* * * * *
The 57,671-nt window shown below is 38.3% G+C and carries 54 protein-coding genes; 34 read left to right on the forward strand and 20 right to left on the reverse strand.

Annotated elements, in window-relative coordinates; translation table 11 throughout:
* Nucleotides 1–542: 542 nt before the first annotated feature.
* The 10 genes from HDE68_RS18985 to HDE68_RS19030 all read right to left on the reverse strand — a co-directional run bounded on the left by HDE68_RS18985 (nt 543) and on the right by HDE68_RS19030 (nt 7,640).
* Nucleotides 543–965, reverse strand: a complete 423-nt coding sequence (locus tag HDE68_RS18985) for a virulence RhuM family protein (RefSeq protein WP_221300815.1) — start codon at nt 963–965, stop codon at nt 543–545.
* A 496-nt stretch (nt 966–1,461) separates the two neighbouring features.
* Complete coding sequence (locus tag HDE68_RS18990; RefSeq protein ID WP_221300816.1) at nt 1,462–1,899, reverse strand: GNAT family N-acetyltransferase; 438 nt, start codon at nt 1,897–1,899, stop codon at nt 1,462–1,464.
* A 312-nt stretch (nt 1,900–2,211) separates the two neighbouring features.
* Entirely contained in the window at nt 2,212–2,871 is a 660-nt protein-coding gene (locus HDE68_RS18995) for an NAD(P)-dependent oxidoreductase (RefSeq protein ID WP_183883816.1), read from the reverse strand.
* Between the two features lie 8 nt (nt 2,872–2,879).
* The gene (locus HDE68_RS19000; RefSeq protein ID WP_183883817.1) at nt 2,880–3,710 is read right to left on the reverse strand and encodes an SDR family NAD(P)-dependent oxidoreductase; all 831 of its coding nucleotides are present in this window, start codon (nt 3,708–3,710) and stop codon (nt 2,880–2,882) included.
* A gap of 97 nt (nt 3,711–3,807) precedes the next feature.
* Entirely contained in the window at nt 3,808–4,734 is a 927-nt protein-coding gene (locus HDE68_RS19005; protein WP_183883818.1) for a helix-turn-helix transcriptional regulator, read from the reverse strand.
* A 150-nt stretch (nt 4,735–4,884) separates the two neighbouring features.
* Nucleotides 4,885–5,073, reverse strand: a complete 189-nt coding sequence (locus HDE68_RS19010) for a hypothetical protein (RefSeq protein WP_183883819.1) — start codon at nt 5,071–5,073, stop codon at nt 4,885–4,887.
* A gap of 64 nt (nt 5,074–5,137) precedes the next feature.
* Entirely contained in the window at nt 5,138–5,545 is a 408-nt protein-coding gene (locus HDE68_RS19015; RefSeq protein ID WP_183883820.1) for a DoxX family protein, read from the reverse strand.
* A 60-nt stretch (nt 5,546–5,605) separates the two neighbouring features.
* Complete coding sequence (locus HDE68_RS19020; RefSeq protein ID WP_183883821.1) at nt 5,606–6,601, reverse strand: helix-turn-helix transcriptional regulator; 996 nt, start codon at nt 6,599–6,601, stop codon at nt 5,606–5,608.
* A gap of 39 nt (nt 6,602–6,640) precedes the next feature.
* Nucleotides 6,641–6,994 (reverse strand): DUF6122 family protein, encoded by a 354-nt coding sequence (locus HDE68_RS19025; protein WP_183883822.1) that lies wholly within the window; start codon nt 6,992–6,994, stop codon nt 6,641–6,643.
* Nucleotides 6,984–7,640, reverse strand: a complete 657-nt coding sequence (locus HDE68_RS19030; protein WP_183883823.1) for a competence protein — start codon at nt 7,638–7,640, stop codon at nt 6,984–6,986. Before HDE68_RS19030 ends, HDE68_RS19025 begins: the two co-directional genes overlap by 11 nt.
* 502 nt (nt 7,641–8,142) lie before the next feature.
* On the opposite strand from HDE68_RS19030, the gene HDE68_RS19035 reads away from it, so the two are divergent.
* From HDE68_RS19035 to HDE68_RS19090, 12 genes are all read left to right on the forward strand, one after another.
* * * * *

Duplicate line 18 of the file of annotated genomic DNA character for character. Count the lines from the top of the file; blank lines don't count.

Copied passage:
* A 60-nt stretch (nt 5,546–5,605) separates the two neighbouring features.